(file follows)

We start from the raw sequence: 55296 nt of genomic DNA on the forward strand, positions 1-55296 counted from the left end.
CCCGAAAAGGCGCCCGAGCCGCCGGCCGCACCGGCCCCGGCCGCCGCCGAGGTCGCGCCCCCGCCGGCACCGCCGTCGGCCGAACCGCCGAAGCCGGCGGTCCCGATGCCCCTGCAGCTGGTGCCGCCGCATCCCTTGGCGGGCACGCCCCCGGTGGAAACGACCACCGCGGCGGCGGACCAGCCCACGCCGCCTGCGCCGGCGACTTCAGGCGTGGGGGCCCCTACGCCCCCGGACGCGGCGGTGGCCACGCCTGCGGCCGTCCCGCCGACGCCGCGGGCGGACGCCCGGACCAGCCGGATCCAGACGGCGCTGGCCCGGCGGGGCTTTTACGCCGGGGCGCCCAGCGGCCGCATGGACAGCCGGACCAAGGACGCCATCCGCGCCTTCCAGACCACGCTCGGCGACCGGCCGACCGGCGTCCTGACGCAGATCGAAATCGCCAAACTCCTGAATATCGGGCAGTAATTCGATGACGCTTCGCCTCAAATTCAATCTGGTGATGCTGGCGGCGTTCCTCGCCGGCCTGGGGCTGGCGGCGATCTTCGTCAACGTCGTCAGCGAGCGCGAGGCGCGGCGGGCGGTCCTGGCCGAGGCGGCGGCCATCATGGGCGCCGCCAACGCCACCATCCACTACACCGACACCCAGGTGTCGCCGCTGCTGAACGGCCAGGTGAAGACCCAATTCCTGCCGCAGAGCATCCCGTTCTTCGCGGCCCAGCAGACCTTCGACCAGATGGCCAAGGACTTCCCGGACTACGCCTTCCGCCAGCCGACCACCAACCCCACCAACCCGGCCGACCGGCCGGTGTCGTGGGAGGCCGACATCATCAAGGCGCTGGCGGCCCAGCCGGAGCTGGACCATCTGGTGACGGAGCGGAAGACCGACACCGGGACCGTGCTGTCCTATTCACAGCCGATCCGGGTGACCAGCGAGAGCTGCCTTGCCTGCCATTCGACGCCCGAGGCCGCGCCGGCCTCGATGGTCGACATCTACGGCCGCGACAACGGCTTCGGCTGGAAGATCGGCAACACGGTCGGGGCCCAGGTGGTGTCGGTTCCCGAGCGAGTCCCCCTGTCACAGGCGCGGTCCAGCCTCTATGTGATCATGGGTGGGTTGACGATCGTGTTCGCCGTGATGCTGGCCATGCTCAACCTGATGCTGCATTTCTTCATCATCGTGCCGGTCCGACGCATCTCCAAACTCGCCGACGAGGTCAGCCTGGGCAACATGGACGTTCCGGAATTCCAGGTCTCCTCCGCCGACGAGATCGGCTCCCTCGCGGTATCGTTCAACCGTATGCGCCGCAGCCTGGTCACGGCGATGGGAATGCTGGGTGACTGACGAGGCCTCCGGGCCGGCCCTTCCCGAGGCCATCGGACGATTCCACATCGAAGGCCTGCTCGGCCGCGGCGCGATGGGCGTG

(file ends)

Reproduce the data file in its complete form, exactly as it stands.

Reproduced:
We start from the raw sequence: 55296 nt of genomic DNA on the forward strand, positions 1-55296 counted from the left end.
CCCGAAAAGGCGCCCGAGCCGCCGGCCGCACCGGCCCCGGCCGCCGCCGAGGTCGCGCCCCCGCCGGCACCGCCGTCGGCCGAACCGCCGAAGCCGGCGGTCCCGATGCCCCTGCAGCTGGTGCCGCCGCATCCCTTGGCGGGCACGCCCCCGGTGGAAACGACCACCGCGGCGGCGGACCAGCCCACGCCGCCTGCGCCGGCGACTTCAGGCGTGGGGGCCCCTACGCCCCCGGACGCGGCGGTGGCCACGCCTGCGGCCGTCCCGCCGACGCCGCGGGCGGACGCCCGGACCAGCCGGATCCAGACGGCGCTGGCCCGGCGGGGCTTTTACGCCGGGGCGCCCAGCGGCCGCATGGACAGCCGGACCAAGGACGCCATCCGCGCCTTCCAGACCACGCTCGGCGACCGGCCGACCGGCGTCCTGACGCAGATCGAAATCGCCAAACTCCTGAATATCGGGCAGTAATTCGATGACGCTTCGCCTCAAATTCAATCTGGTGATGCTGGCGGCGTTCCTCGCCGGCCTGGGGCTGGCGGCGATCTTCGTCAACGTCGTCAGCGAGCGCGAGGCGCGGCGGGCGGTCCTGGCCGAGGCGGCGGCCATCATGGGCGCCGCCAACGCCACCATCCACTACACCGACACCCAGGTGTCGCCGCTGCTGAACGGCCAGGTGAAGACCCAATTCCTGCCGCAGAGCATCCCGTTCTTCGCGGCCCAGCAGACCTTCGACCAGATGGCCAAGGACTTCCCGGACTACGCCTTCCGCCAGCCGACCACCAACCCCACCAACCCGGCCGACCGGCCGGTGTCGTGGGAGGCCGACATCATCAAGGCGCTGGCGGCCCAGCCGGAGCTGGACCATCTGGTGACGGAGCGGAAGACCGACACCGGGACCGTGCTGTCCTATTCACAGCCGATCCGGGTGACCAGCGAGAGCTGCCTTGCCTGCCATTCGACGCCCGAGGCCGCGCCGGCCTCGATGGTCGACATCTACGGCCGCGACAACGGCTTCGGCTGGAAGATCGGCAACACGGTCGGGGCCCAGGTGGTGTCGGTTCCCGAGCGAGTCCCCCTGTCACAGGCGCGGTCCAGCCTCTATGTGATCATGGGTGGGTTGACGATCGTGTTCGCCGTGATGCTGGCCATGCTCAACCTGATGCTGCATTTCTTCATCATCGTGCCGGTCCGACGCATCTCCAAACTCGCCGACGAGGTCAGCCTGGGCAACATGGACGTTCCGGAATTCCAGGTCTCCTCCGCCGACGAGATCGGCTCCCTCGCGGTATCGTTCAACCGTATGCGCCGCAGCCTGGTCACGGCGATGGGAATGCTGGGTGACTGACGAGGCCTCCGGGCCGGCCCTTCCCGAGGCCATCGGACGATTCCACATCGAAGGCCTGCTCGGCCGCGGCGCGATGGGCGTG